I wonder if my dad got his birthday card yet?
I’m horrible at remembering date. I have this massive calendar up on the wall which shows every single appointment and schedule I have for the next few months, and yet I didn’t mail off my dad’s birthday card until the day of (partially because I’m a slacker, though mostly because I looked up and said “Holy crap, it’s June already?”). Oddly, my characters seem to never forget their schedules and appointments.
For most people, it’s “write what you know”. I’ve hated this mantra for the longest time because the writer runs the risk of a very boring book. Quick, explain a David Weber novel.
If you know who Weber is, then I’m certain you mentioned something about the massive naval battles (in sea and space) he writes about. And if you’re like me, you tend to skim his 13 page technical manual he slips into the book at odd intervals (Warshowski sails are neat and all, but do we really need to go over the necessary acceleration to mass discussion in EVERY SINGLE BOOK? C’mon, really?) to get back to the story. Or, God forbid, you’re reading a Tom Clancy novel and you suddenly realize that he’s just making crap up as he goes and slapping words together around it to make it sound technical and intelligent-like (my twentieth birthday, while in the navy, and I realized that Clancy was full of crap… it was a sad day to be a grown up).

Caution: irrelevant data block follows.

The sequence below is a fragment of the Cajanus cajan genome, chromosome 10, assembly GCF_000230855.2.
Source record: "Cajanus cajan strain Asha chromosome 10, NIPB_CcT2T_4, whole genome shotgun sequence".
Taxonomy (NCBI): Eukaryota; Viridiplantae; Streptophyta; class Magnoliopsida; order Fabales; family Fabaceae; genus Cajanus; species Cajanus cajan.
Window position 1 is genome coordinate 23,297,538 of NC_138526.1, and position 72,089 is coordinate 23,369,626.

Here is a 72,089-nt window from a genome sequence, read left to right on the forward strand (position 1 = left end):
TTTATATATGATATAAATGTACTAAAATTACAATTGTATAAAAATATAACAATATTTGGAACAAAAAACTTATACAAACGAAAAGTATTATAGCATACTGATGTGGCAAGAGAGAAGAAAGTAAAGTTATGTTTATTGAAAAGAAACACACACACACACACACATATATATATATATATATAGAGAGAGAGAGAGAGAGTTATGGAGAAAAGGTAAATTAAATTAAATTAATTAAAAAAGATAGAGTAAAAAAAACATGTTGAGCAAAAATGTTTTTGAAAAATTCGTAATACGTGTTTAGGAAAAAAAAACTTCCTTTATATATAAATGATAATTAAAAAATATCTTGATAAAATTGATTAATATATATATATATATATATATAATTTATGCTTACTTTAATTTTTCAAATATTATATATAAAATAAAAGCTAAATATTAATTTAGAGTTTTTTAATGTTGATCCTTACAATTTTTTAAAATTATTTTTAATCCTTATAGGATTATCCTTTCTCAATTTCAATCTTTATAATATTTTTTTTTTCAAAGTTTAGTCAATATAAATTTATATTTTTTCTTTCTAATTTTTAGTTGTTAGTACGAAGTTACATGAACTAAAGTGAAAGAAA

Okay, I got a bit off topic there, but the risk you run with writing what you know is that you get cornholed into being a certain type of writer. Your potential to expand into other venues gets overlooked and shot down because damn it, you’re a (insert genre label) writer! Take, for example, John Ringo’s Council War series. It’s a SF book that turns into a very strange fantasy novel because the SF goes away. However, sales sucked because “Damn it, he’s a SF author!” took hold (then some other really weird crap took hold and Ringo wrote Ghost, but we won’t open that can of stale worms today). There Will Be Dragons will remain one of my favorite fantasy novels because he did such an outstanding job at NOT BORING ME. It was outside John’s usual genre, so he had to research and keep it very fresh.
Makes me wonder what I’m doing sometimes, allowing people to say “Oh, you write about science fiction” when only one of my stories is a SF story. The rest of them range from Bangsian fantasy to horror, with a little thriller in there. Maybe I should just slap on a label which reads “Authors, Will Write For Food”?